I-9 Central has the Updated M-274
On I-9 Central, you can learn all about the latest Form I-9 enhancements. The Handbook for Employers, Guidance for Completing Form I-9, has been updated with information about the new form. Find it on I-9 Central. To stay up-to-date on I-9 news, subscribe here.

Job Seekers and Form I-9
Do you know that every employer is required to complete and retain Form I-9 for everyone hired, including U.S. citizens? You completed Section 1 of Form I-9 every time you started a job with a new employer since 1986. Learn more about worker's rights and responsibilities in an employee rights webinar.  

Form I-9 History
Form I-9 was introduced in 1986 to respond to provisions in the Immigration Reform and Control Act of 1986 (Section 274a) that require employers to verify the identity and work eligibility of all new persons hired.  Since the first version was issued, there have been 10 revisions.  See more about Form I-9 regulations and legislation on I-9 Central.

E-Verify Highlighted at Congressional Hearing
On February 27, Soraya Correa, USCIS Associate Director, Enterprise Services Directorate, testified at the House Judiciary Committee’s Subcommittee on Immigration and Border Security about E-Verify. Ms. Correa discussed the improvements in accuracy and efficiency, growth in E-Verify’s users, high customer satisfaction, and more. Read the testimony here.

High Scores for E-Verify
The results are in! E-Verify received an overall customer satisfaction rating of 86 in the America Customer Satisfaction Index Survey, 19 points higher than the federal average. Employers are highly satisfied with the tutorials, registration, ease of use, and photo matching processes. Read it here.

E-Verify Listens – Still Going Strong
Have you heard? You can still contribute to E-Verify Listens, an online community where users submit and discuss ideas, as well as vote for their favorite ideas to help frame the evolution of E-Verify. VisitE-Verify Listens.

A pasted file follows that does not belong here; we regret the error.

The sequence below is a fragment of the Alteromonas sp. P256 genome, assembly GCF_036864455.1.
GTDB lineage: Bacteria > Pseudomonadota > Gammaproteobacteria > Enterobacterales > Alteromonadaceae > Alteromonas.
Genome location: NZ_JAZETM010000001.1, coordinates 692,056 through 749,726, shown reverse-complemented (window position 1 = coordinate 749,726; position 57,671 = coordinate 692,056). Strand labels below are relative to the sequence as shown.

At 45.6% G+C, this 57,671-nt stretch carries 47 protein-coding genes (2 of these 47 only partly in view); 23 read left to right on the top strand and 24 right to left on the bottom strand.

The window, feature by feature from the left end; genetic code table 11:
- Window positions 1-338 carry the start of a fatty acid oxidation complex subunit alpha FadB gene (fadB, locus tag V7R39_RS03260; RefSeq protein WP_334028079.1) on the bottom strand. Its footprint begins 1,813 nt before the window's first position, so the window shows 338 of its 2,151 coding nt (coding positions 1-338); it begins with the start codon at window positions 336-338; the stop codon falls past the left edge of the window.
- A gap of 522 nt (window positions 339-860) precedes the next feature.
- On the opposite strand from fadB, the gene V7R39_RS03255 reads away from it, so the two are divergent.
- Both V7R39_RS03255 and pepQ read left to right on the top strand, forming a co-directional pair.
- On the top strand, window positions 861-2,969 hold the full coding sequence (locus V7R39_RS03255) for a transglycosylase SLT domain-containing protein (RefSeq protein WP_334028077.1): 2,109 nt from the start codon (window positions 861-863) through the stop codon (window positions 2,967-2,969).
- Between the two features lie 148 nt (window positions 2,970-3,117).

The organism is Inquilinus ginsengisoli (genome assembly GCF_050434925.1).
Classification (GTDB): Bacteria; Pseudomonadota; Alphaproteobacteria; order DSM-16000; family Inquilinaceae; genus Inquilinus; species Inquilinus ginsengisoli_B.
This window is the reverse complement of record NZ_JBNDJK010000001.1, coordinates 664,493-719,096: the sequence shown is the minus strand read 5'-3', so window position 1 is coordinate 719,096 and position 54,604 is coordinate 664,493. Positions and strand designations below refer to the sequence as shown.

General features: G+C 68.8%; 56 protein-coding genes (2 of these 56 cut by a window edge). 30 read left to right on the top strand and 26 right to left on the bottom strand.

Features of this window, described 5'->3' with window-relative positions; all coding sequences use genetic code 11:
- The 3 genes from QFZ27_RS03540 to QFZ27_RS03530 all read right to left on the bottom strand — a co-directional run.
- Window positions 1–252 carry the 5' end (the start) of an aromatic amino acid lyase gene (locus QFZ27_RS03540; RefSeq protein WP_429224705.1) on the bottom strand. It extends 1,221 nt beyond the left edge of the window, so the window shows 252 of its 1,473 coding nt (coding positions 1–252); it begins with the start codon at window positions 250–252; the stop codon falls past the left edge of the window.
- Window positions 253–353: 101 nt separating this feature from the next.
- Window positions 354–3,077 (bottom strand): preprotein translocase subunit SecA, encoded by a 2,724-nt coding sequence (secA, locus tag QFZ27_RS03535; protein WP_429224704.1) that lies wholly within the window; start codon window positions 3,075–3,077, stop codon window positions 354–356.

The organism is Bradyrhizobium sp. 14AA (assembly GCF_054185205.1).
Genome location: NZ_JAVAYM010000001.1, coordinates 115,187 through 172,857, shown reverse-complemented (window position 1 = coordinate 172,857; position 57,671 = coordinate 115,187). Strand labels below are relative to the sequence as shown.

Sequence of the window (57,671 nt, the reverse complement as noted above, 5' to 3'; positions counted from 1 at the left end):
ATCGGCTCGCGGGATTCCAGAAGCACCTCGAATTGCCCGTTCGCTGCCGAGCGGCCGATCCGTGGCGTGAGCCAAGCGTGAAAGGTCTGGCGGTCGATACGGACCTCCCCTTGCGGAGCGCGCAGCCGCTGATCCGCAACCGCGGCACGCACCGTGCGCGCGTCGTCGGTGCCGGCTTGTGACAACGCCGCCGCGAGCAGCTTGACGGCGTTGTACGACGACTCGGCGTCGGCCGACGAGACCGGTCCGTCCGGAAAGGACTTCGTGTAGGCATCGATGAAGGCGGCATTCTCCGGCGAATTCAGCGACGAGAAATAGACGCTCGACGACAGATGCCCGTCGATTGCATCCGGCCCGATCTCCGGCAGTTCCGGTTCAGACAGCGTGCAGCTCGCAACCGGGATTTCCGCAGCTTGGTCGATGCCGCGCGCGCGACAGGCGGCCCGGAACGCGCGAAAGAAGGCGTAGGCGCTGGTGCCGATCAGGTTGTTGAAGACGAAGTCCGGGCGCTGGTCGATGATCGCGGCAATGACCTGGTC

Click here 
to subscribe to E-Verify Connection
Have an idea about E-Verify? We’re listening. Share yours at

Friend us on 
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Employee Hotline: 1-888-897-7781
Employer Queries: 1-888-464-4218

E-Verify is a registered trademark of the U.S. Department of Homeland Security
M-1011, E-Verify Connection 

Employers Must Begin Using New Fair Credit Reporting Act Summary of Rights Form by January 1, 2013


Beginning January 1, 2013, employers will be required to provide a new version of the form entitled Summary of Your Rights Under the FCRA (Summary of Rights) to individuals before taking any adverse action based on the contents of a consumer report. Fortunately, the adverse action process that employers are to follow under the Fair Credit Reporting Act (FCRA) has not changed, only the Summary of Rights form. A copy of the new Summary of Rights is available here.

As a reminder, the FCRA applies when an employer causes a “consumer report” (e.g., a criminal background check, credit check, etc.) to be prepared by a third party and the employer uses that consumer report for employment purposes, such as evaluating a job applicant. Before procuring such a report, the FCRA requires an employer to give a written disclosure to the individual and obtain his/her written consent. Many employers forget that this consent must be a stand-alone document and not simply a paragraph added at the bottom of an application or other document. The disclosure and consent requirements under the FCRA have not changed as a result of this recent rulemaking.

The FCRA further requires that five business days before taking adverse action, based in whole or in part on a consumer report, an employer must provide an individual with: (1) a copy of the consumer report; and (2) the Summary of Rights form. These two requirements remain unchanged. However, the Dodd-Frank Wall Street Reform and Consumer Protection Act of 2010 (Pub.L. 111-203, H.R. 4173) transferred the rulemaking and enforcement powers over the FCRA, which were previously vested in the Federal Trade Commission (FTC), to the newly created Consumer Financial Protection Bureau (CFPB). In light of this change, the CFPB recently issued a new Summary of Rights directing individuals to contact the CFPB, instead of the FTC, or to go to the CFPB’s website for more information about their rights under the FCRA. Additionally, the list of contacts included at the end of the Summary of Rights has been updated and expanded.